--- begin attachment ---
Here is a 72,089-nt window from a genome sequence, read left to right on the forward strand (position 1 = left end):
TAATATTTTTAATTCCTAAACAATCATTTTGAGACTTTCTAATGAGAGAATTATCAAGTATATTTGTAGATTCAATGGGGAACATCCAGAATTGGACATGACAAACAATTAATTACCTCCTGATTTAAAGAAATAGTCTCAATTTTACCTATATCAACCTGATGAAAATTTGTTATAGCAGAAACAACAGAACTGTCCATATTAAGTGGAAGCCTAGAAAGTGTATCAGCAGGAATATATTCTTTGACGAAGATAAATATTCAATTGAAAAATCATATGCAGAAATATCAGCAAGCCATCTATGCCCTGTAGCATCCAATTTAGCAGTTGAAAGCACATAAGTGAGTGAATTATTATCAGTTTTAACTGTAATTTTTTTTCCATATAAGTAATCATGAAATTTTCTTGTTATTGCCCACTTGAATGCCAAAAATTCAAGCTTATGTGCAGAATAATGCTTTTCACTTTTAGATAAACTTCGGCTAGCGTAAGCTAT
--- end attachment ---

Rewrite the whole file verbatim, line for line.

Here is a 72,089-nt window from a genome sequence, read left to right on the forward strand (position 1 = left end):
TAATATTTTTAATTCCTAAACAATCATTTTGAGACTTTCTAATGAGAGAATTATCAAGTATATTTGTAGATTCAATGGGGAACATCCAGAATTGGACATGACAAACAATTAATTACCTCCTGATTTAAAGAAATAGTCTCAATTTTACCTATATCAACCTGATGAAAATTTGTTATAGCAGAAACAACAGAACTGTCCATATTAAGTGGAAGCCTAGAAAGTGTATCAGCAGGAATATATTCTTTGACGAAGATAAATATTCAATTGAAAAATCATATGCAGAAATATCAGCAAGCCATCTATGCCCTGTAGCATCCAATTTAGCAGTTGAAAGCACATAAGTGAGTGAATTATTATCAGTTTTAACTGTAATTTTTTTTCCATATAAGTAATCATGAAATTTTCTTGTTATTGCCCACTTGAATGCCAAAAATTCAAGCTTATGTGCAGAATAATGCTTTTCACTTTTAGATAAACTTCGGCTAGCGTAAGCTAT